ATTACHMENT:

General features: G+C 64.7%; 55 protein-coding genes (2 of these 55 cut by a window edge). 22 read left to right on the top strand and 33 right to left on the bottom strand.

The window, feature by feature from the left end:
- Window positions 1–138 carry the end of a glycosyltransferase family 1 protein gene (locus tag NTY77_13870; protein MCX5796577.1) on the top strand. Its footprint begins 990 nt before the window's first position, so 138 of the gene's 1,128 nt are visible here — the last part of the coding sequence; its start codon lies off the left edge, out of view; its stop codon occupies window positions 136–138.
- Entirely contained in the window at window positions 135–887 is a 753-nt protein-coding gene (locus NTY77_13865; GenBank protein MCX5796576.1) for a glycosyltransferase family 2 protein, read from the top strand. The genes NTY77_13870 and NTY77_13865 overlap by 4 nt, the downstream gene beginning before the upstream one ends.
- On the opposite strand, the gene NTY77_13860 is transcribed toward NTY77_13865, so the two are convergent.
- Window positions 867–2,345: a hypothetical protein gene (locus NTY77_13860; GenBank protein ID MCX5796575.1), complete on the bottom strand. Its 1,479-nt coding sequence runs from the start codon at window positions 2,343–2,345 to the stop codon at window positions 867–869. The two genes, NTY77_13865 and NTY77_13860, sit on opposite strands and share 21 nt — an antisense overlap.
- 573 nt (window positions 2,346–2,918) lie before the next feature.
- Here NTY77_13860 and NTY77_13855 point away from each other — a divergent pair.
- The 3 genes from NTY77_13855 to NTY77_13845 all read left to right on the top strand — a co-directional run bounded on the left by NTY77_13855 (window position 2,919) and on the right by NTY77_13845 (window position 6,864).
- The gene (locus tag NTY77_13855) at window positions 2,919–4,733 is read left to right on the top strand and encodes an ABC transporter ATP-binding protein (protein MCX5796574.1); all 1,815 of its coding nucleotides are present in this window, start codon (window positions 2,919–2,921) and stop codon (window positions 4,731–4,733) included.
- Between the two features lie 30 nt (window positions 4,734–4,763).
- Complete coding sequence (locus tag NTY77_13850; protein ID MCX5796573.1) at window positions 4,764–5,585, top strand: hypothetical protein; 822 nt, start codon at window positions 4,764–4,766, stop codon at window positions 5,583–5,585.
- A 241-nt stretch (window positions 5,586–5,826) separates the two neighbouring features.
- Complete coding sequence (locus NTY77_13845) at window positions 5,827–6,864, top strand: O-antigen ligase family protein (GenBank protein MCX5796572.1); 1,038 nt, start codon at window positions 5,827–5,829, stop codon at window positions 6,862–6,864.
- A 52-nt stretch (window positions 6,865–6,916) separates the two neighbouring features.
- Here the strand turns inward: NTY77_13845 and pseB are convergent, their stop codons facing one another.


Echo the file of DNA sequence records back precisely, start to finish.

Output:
General features: G+C 64.7%; 55 protein-coding genes (2 of these 55 cut by a window edge). 22 read left to right on the top strand and 33 right to left on the bottom strand.

The window, feature by feature from the left end:
- Window positions 1–138 carry the end of a glycosyltransferase family 1 protein gene (locus tag NTY77_13870; protein MCX5796577.1) on the top strand. Its footprint begins 990 nt before the window's first position, so 138 of the gene's 1,128 nt are visible here — the last part of the coding sequence; its start codon lies off the left edge, out of view; its stop codon occupies window positions 136–138.
- Entirely contained in the window at window positions 135–887 is a 753-nt protein-coding gene (locus NTY77_13865; GenBank protein MCX5796576.1) for a glycosyltransferase family 2 protein, read from the top strand. The genes NTY77_13870 and NTY77_13865 overlap by 4 nt, the downstream gene beginning before the upstream one ends.
- On the opposite strand, the gene NTY77_13860 is transcribed toward NTY77_13865, so the two are convergent.
- Window positions 867–2,345: a hypothetical protein gene (locus NTY77_13860; GenBank protein ID MCX5796575.1), complete on the bottom strand. Its 1,479-nt coding sequence runs from the start codon at window positions 2,343–2,345 to the stop codon at window positions 867–869. The two genes, NTY77_13865 and NTY77_13860, sit on opposite strands and share 21 nt — an antisense overlap.
- 573 nt (window positions 2,346–2,918) lie before the next feature.
- Here NTY77_13860 and NTY77_13855 point away from each other — a divergent pair.
- The 3 genes from NTY77_13855 to NTY77_13845 all read left to right on the top strand — a co-directional run bounded on the left by NTY77_13855 (window position 2,919) and on the right by NTY77_13845 (window position 6,864).
- The gene (locus tag NTY77_13855) at window positions 2,919–4,733 is read left to right on the top strand and encodes an ABC transporter ATP-binding protein (protein MCX5796574.1); all 1,815 of its coding nucleotides are present in this window, start codon (window positions 2,919–2,921) and stop codon (window positions 4,731–4,733) included.
- Between the two features lie 30 nt (window positions 4,734–4,763).
- Complete coding sequence (locus tag NTY77_13850; protein ID MCX5796573.1) at window positions 4,764–5,585, top strand: hypothetical protein; 822 nt, start codon at window positions 4,764–4,766, stop codon at window positions 5,583–5,585.
- A 241-nt stretch (window positions 5,586–5,826) separates the two neighbouring features.
- Complete coding sequence (locus NTY77_13845) at window positions 5,827–6,864, top strand: O-antigen ligase family protein (GenBank protein MCX5796572.1); 1,038 nt, start codon at window positions 5,827–5,829, stop codon at window positions 6,862–6,864.
- A 52-nt stretch (window positions 6,865–6,916) separates the two neighbouring features.
- Here the strand turns inward: NTY77_13845 and pseB are convergent, their stop codons facing one another.